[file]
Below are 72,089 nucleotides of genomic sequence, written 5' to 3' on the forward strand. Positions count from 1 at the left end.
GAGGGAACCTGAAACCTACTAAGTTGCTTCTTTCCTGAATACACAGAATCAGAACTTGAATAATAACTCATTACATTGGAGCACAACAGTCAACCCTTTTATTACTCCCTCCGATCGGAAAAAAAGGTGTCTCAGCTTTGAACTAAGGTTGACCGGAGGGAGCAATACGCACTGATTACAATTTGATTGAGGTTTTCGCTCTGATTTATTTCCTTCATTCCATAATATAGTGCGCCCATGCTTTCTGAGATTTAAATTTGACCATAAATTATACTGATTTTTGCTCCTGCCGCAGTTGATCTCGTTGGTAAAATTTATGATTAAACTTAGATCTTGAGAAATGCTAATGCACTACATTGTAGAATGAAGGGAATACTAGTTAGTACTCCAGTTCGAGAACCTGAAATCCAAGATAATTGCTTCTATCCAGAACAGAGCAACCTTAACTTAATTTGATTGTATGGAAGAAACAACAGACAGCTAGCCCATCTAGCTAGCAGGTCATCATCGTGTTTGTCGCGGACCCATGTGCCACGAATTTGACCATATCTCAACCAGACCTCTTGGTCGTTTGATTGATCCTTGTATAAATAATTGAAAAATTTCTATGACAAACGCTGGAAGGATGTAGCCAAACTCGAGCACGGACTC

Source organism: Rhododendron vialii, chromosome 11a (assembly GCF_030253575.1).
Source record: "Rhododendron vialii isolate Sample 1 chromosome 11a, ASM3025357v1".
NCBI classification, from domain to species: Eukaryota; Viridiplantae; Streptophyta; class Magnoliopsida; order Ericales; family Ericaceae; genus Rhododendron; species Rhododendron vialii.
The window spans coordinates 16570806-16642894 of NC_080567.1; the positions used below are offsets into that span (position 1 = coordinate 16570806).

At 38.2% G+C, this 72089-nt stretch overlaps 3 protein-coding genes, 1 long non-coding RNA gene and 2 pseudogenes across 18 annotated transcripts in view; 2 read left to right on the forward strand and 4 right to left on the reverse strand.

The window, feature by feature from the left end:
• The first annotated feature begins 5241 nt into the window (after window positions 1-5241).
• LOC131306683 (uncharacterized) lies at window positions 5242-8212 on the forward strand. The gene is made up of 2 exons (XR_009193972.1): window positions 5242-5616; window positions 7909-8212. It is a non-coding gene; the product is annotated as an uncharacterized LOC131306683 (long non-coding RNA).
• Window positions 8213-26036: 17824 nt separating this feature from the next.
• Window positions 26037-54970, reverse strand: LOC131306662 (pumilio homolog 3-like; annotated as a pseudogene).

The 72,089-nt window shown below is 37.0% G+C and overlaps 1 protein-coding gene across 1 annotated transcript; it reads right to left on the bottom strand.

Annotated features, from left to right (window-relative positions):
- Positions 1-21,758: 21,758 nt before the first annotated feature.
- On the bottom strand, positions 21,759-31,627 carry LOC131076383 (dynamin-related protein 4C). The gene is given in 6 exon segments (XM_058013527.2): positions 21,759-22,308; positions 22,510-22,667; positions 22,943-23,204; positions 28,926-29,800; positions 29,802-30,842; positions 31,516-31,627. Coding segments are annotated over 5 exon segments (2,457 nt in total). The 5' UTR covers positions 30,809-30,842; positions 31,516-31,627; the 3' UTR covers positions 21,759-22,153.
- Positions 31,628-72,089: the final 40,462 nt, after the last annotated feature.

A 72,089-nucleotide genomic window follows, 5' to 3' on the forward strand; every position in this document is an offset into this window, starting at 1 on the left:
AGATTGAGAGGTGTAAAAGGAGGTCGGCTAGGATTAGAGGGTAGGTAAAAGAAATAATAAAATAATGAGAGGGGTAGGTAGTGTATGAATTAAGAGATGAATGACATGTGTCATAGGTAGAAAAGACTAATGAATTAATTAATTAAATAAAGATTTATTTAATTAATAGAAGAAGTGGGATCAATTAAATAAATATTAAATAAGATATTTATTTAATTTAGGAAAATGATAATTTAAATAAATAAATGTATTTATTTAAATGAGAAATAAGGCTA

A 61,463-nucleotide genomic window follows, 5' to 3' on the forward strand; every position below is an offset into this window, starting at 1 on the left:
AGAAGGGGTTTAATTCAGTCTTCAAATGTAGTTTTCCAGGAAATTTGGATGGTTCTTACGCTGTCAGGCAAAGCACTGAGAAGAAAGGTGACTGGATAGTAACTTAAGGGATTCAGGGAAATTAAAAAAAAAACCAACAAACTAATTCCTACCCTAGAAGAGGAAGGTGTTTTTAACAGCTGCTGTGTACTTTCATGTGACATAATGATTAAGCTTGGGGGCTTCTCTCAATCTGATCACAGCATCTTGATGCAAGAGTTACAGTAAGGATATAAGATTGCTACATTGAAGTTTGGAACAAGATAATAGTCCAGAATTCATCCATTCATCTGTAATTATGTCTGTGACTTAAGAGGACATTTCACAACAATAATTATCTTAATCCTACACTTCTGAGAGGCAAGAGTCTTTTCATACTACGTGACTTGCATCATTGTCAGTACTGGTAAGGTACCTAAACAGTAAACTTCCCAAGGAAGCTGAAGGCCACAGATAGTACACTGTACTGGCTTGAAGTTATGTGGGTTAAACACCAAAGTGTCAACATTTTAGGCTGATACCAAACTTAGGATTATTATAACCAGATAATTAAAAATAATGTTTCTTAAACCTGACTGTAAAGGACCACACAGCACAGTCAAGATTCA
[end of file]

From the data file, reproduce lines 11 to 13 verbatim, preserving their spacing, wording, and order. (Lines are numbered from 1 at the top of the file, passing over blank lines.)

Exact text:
• Window positions 8213-26036: 17824 nt separating this feature from the next.
• Window positions 26037-54970, reverse strand: LOC131306662 (pumilio homolog 3-like; annotated as a pseudogene).

The 72,089-nt window shown below is 37.0% G+C and overlaps 1 protein-coding gene across 1 annotated transcript; it reads right to left on the bottom strand.